What is the pathophysiology of necrotizing enterocolitis (NEC)?

Updated: Oct 02, 2017
  • Author: David A Piccoli, MD; Chief Editor: Carmen Cuffari, MD  more...
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Answer

NEC is a common cause of colitis in newborns (see the image below). Very small and ill preterm infants are particularly susceptible to NEC. NEC is multifactorial, but prematurity and the presence of bacteria in the GI tract are significant risk factors associated with NEC.

Necrotizing enterocolitis totalis. Necrotizing enterocolitis totalis.

NEC appears to involve an inappropriate inflammatory response in an immature intestine. The final common pathway seems to include the endogenous production of inflammatory mediators, such as endotoxin lipopolysaccharide, platelet-activating factor, tumor necrosis factor, and other cytokines, decreased epidermal growth factor, and progressive mucosal damage by free radical production. [2]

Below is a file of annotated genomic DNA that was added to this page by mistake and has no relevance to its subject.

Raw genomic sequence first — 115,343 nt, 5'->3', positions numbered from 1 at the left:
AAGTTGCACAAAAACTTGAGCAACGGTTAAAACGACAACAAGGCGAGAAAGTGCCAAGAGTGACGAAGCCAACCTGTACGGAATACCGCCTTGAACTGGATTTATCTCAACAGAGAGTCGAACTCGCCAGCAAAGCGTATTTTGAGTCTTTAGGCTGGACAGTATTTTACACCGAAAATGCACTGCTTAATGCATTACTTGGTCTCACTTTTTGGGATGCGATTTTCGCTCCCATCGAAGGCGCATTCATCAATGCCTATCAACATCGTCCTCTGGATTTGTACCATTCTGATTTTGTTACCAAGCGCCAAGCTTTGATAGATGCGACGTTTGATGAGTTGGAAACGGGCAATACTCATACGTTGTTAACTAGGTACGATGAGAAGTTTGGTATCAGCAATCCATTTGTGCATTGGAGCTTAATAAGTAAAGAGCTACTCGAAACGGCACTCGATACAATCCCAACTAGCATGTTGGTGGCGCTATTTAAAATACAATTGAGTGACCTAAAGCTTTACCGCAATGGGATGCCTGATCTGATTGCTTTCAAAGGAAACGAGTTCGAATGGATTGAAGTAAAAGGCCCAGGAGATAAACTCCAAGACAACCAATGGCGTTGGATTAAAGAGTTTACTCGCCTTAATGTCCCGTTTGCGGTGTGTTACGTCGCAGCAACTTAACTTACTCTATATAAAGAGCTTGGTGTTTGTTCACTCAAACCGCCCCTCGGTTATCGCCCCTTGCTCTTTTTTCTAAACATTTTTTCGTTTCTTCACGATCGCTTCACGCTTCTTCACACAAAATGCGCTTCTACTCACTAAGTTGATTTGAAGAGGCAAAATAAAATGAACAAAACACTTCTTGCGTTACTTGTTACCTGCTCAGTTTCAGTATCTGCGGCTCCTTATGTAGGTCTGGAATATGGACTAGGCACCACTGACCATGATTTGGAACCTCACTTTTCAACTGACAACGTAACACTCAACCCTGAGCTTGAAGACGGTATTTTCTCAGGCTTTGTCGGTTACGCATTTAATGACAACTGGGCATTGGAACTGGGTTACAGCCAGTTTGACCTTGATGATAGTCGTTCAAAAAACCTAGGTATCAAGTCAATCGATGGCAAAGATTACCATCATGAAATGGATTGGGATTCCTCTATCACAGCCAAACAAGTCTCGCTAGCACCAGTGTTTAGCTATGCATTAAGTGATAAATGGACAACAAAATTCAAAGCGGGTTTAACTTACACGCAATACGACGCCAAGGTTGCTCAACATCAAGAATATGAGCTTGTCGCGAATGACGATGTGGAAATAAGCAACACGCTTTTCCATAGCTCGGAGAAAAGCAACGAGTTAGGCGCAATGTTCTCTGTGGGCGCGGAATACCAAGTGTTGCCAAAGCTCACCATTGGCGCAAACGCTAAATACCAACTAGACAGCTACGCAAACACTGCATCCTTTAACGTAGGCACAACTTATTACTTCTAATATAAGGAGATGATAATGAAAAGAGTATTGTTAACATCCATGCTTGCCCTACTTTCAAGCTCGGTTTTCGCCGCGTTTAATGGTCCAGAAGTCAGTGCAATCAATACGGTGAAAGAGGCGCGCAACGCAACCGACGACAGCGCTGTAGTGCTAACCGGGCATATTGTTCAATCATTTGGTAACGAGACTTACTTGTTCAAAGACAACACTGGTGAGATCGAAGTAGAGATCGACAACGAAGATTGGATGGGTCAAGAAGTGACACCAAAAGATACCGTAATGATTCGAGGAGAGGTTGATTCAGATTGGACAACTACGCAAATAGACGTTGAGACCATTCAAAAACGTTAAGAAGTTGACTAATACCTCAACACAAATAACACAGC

Hypoxic ischemia and aggressive enteral feedings are also associated with the pathogenesis of NEC. Varying degrees of mucosal or transmural necrosis of the intestine and colon are recognized. The distal ileum and proximal colon are most frequently involved; in severe cases, gangrene may involve the whole bowel from the rectum to the stomach.

NEC presents with the gas accumulation in the submucosa of the bowel wall and progresses to necrosis leading to perforation of the bowel, peritonitis, and sepsis. Histological changes in NEC include mucosal edema, hemorrhage, coagulation necrosis, and mucosal ulceration.


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